Tuesday Morning

This is an exceptionally busy week here at NRP, so blogging will be sporadic at best.  This is what happens when everyone gets sick the end of the month.  It makes the first week of the next month even more hectic than usual.  But enough of that.  There are a couple of stories that caught my interest browsing the internet that I want to share.

Let’s start with what is probably the biggest news of the week so far.  The last of the major publishing houses to hold out against the agency model has finally given in.  Random House has announced it will be adopting the agency model of pricing starting this month.   In other words, RH will set the price for e-books instead of the retailer.  What this means is that we very well may see an increase in price for their e-titles because Amazon, B&N, etc., will not be able to discount the titles as they have in the past.  Will this mean a slow down in the number of e-books purchased?  Probably not.  It will mean an increase in gnashing of teeth and cursing of publishers on the different discussion boards. While it will — supposedly — even the playing field between the major sites like Amazon and BN and the independent retailers, that remains to be seen. It also remains to be seen if this change will mean a higher margin of profits for the retailers as RH claims.  Note, they don’t say a word about how this will impact the authors — surprised, anyone?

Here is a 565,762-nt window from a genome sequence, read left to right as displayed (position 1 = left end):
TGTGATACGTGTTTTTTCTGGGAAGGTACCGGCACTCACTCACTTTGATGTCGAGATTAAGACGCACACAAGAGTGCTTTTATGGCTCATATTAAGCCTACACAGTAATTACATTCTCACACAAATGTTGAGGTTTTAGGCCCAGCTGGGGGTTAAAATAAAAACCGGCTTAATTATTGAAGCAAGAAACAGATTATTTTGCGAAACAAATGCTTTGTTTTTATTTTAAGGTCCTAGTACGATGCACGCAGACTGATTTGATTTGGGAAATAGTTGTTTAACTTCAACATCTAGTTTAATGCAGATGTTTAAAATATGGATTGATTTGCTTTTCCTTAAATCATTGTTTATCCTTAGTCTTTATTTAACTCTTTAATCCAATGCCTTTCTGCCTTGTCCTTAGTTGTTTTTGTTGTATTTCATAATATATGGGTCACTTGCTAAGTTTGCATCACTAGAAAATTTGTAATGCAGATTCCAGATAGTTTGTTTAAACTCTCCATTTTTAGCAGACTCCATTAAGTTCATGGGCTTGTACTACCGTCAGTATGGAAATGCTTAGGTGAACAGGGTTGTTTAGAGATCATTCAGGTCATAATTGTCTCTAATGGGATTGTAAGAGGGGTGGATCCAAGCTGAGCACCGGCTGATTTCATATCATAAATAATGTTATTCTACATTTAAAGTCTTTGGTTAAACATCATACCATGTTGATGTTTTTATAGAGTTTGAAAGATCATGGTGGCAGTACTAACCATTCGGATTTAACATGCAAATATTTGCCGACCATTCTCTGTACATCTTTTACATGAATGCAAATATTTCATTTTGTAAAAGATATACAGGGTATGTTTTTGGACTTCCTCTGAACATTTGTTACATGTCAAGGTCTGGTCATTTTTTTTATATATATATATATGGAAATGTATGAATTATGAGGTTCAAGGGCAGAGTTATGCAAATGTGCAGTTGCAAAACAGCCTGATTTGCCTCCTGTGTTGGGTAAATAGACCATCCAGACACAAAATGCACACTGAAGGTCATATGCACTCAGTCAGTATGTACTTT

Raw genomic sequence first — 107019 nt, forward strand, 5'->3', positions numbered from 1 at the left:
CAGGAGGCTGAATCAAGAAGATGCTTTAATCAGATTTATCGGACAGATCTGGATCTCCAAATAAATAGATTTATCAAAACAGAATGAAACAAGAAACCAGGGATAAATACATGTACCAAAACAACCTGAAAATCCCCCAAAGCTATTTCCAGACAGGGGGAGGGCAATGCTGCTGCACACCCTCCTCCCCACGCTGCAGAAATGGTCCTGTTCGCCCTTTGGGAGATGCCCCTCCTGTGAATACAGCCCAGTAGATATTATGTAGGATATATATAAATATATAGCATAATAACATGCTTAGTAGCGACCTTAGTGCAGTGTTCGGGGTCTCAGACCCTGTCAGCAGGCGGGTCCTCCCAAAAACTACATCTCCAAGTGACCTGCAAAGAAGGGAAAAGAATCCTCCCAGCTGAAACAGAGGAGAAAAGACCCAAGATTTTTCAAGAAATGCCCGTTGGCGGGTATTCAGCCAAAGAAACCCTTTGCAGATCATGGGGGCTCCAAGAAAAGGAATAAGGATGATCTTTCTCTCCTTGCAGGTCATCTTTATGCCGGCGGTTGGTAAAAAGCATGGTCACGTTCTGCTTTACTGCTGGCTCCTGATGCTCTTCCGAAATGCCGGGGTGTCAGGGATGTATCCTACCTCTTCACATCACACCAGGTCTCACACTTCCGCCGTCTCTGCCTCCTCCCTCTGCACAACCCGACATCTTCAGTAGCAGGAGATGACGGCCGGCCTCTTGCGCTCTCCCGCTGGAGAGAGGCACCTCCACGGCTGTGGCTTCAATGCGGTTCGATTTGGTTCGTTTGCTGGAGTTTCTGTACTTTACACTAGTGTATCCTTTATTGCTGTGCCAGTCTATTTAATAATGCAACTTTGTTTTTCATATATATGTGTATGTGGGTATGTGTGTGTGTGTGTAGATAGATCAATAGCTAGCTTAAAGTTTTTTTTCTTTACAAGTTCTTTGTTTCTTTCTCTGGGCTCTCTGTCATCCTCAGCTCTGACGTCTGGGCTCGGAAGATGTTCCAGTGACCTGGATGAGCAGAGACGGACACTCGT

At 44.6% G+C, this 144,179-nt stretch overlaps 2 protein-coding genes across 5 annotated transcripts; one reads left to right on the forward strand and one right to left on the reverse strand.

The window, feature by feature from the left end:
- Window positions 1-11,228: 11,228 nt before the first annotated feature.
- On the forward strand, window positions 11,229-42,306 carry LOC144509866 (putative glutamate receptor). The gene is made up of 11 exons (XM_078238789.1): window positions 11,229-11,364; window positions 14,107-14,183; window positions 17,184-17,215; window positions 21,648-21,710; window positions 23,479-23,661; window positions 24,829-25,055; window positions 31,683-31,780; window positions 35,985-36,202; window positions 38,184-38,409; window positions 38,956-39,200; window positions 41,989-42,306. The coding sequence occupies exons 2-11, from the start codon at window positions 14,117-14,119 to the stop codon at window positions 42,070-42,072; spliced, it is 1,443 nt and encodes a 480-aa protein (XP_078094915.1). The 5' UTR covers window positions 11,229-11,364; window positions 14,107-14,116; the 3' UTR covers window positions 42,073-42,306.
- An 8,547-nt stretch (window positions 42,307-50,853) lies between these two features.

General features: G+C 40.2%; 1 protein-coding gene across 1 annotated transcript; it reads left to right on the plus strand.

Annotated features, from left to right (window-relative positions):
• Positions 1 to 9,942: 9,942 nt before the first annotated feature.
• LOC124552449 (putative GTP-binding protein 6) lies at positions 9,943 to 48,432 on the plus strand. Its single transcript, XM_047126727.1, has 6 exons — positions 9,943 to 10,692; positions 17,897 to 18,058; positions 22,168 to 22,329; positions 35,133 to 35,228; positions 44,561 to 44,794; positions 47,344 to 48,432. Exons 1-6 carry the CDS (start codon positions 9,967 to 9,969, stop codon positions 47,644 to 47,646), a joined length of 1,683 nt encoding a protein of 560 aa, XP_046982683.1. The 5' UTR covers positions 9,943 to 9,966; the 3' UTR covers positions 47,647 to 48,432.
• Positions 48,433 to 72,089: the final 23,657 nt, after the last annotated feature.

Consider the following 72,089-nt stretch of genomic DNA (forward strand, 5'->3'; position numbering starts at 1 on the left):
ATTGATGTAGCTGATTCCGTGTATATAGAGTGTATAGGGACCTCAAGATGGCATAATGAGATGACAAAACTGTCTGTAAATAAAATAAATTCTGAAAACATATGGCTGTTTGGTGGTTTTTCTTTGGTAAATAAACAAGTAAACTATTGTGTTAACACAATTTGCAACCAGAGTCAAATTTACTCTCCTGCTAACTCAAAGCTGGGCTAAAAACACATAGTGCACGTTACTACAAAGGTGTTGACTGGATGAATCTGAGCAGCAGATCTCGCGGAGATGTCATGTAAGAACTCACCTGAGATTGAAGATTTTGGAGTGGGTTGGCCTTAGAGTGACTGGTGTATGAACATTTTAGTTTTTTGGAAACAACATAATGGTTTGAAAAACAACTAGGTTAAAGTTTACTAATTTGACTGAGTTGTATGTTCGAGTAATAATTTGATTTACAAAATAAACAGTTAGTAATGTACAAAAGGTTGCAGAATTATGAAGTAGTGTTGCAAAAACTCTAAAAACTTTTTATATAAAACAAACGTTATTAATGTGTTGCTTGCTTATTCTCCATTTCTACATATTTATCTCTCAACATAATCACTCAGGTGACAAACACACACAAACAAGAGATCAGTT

What is truly interesting is that RH is not going to the agency model in the United Kingdom.  It is clear from this link that RH is more worried about how the UK courts will rule on the agency model than it is on how the various investigations into the agency model will turn out here in the US.

Barnes & Noble is looking at its third-quarter postings and trying to figure out how to balance the print and digital side of its business.  They have also announced that they don’t plan, at this time, to close any additional stores beyond the few it has already announced.  In fact, it may actually move into some of the locations being shut down by Borders.  Hopefully, this means they are taking a hard look at their operations and trying to adapt to the changing marketplace.

Finally, here’s a link for “The eBook User’s Bill of Rights” sent to me by one of our authors, Taylor Lunsford.  I have to say, Librarian in Black pretty much hit the nail on the head.  Most publishers need to figure out that readers want to be able to read their e-books on any device and not be hampered by DRM.  They want to be able to loan an e-book like they do a real one and to be able to give it away.  I’m not sure about the resale but, but that’s only because I haven’t taken enough time to really think that one through.  But an e-book is a book as much as a printed book it.  A book is the product that is produced by the author.  The rest is just window dressing.

 

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